The Bill will prohibit such unjustifiable age discrimination in the provision of goods and services. It will mean that an insurance company will not be able to discriminate arbitrarily against older people. We will outlaw the discrimination and unfairness that still persists against older people in social care and in the national health service. My right hon. Friend the Secretary of State for Health has initiated a national review led by the South West strategic health authority to look at how to implement the ban on age discrimination in health and social care, so that we can be sure that, whether treatment for mental illness or back pain is involved, older people get care every bit as good as that for younger people.
As the Bill goes through the House, we will consult on how the measure will be put into practice. The new provision will not prevent the justifiable preferential treatment of older people, such as free bus passes or cheaper ticket prices for pensioners.
As one who opposes all forms of discrimination, I have a lot of sympathy with the right hon. and learned Lady's point about age discrimination. However, will the Bill have any unintended consequences? Saga, for example, provides lots of great services for people over 50. Will its operations have to cease? Lots of older people get cheaper car insurance by virtue of the fact that they are older. Will that now end? There may be unintended consequences.
I am glad that the hon. Gentleman has asked that question, because it gives me the opportunity to reassure older people that justifiable, preferential treatment such as he has described will not be banned—far from it. Unjustifiable treatment and discrimination against older people will, however, be banned under the Bill. I can reassure the hon. Gentleman on the point raised by Saga.
There are some concerns about the issues raised by Saga, which is keen for there to be exemptions in the Bill. Can my right hon. and learned Friend give the House an assurance that, as the Bill goes through Committee, it will be made absolutely transparent, by one means or another, that those exemptions will exist?
There will be a consultation, as my hon. Friend requests. There will be able to be exemptions, sector by sector, in the regulations that bring the measure into force. We all agree on the principle that unjustified, unfair treatment against older people is wrong. However, we all want some preferential treatment, such as free bus passes, to continue. The House will know that we will go forward on the basis of agreement.
The measure is indeed excellent. As my right hon. and learned Friend said, it continues the work of all the anti-discrimination Acts passed by Labour Governments, although never by Tory ones.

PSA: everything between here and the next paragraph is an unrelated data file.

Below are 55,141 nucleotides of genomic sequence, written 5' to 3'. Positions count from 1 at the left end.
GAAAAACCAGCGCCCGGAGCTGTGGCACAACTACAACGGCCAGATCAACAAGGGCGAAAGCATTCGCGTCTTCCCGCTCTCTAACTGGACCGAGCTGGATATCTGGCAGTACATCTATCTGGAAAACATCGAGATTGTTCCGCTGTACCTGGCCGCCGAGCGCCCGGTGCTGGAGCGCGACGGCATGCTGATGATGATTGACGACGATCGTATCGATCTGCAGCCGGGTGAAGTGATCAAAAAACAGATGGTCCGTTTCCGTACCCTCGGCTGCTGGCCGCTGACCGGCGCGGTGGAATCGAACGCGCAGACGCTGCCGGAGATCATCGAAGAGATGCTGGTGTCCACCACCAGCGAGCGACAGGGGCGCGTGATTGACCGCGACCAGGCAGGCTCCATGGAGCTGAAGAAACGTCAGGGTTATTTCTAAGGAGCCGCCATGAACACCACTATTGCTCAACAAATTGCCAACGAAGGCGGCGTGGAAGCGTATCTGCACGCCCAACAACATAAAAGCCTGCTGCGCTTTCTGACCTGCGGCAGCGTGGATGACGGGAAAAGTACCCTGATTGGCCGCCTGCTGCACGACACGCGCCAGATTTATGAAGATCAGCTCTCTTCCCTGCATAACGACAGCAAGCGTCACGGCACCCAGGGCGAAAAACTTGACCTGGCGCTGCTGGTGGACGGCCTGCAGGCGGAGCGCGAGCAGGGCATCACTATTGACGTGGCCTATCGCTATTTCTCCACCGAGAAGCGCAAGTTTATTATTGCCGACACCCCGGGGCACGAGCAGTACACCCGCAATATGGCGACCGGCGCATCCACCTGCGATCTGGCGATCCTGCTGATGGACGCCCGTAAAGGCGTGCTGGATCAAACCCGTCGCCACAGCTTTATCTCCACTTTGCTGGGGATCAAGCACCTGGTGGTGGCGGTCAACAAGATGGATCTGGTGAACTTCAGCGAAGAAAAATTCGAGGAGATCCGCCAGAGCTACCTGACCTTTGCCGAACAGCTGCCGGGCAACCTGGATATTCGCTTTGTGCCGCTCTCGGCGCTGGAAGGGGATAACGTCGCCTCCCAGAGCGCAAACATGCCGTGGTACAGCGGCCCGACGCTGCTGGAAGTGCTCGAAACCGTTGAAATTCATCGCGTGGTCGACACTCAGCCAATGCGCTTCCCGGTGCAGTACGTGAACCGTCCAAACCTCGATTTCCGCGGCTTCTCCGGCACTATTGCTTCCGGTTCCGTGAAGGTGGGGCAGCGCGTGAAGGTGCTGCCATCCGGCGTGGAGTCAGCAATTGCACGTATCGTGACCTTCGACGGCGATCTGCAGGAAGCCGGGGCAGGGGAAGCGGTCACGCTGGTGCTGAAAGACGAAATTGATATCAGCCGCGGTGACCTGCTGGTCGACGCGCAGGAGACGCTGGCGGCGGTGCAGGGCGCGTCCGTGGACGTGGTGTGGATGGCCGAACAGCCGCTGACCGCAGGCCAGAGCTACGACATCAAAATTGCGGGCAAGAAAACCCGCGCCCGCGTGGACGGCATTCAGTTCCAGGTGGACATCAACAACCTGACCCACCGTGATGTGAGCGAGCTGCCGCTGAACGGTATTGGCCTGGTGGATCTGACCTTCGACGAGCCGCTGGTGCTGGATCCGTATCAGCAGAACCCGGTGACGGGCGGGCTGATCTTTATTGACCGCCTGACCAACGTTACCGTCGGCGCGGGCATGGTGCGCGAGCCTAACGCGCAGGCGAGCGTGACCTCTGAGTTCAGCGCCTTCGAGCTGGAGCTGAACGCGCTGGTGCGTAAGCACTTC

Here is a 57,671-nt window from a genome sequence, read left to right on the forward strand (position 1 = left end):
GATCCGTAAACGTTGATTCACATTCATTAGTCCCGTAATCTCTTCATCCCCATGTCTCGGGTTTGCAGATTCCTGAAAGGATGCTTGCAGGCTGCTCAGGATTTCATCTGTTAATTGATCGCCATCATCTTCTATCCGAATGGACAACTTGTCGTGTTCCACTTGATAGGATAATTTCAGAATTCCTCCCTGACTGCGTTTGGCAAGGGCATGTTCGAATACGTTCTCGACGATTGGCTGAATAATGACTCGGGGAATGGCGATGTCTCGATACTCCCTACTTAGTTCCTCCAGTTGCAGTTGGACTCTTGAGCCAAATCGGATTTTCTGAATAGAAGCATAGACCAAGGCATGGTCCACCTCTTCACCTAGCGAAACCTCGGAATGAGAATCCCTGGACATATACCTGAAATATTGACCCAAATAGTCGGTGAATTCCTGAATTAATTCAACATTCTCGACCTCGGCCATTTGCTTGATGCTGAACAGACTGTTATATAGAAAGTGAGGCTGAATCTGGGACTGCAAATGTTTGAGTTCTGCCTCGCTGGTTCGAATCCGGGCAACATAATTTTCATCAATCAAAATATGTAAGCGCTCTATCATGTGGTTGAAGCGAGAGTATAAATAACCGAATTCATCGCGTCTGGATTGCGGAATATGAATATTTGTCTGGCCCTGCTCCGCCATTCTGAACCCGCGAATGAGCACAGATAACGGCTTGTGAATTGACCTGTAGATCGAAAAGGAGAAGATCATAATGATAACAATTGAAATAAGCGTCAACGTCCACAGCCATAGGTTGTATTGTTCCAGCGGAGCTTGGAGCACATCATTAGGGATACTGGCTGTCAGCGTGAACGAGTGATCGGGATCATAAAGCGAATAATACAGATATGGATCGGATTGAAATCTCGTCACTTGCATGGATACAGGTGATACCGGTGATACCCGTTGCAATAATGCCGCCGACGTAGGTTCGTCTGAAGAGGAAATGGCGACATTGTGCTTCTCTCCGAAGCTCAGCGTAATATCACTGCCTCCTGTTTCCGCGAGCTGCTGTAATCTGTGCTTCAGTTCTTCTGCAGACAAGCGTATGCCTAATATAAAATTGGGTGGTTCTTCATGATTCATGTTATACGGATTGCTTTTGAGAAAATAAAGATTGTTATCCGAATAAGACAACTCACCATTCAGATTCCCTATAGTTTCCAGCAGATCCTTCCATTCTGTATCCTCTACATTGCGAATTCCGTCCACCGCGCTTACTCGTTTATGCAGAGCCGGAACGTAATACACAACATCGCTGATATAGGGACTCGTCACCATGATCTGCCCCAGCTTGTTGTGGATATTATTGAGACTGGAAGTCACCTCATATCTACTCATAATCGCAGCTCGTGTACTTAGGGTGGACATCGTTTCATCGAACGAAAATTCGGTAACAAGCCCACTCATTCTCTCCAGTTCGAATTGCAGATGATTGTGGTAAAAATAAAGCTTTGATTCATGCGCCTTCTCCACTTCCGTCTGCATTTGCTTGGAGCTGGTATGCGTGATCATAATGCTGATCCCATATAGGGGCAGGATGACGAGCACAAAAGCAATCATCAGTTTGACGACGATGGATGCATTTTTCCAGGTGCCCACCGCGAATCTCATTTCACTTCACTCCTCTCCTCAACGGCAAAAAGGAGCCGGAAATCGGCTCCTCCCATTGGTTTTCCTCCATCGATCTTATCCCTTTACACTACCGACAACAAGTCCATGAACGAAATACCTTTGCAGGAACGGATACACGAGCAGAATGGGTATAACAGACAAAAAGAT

May I ask my right hon. and learned Friend about the injustice to people—not MPs, fortunately—who are forced to retire at 65? In Committee, could we not strengthen the approach to the issue of the national default retirement age? As it stands, all employers need to do in such cases is consider applications to continue working.
As my hon. Friend will know, when we outlawed discrimination against older people in employment, the default retirement age was set to one side. We undertook to review it in 2012; the issue is on its own separate track.
The public sector equality duties that already apply in relation to race, gender and disability will be extended under the Bill to ensure that public bodies will also have to take action to tackle discrimination and promote equality for people of different ages—for example, by offering free IT lessons to older people, as Dame Joan Bakewell and I saw today at Age Concern's Great Croft resource centre in Camden.
It is important to consider not only those who are older but the position of the growing number of people who care for an older relative. For most people, the care they get from their family is every bit as important as the care they get from health or social services, if not more so. The Bill will outlaw discrimination against carers. Most people who are caring for a relative also go out to work. So the woman who applies for a promotion at work will no longer be allowed to be told, "Sorry—we've given the promotion to someone else because we know you have your hands full looking after your elderly mother." We will back up people who are doing the important work of caring for children and older and disabled relatives as well as going out to work.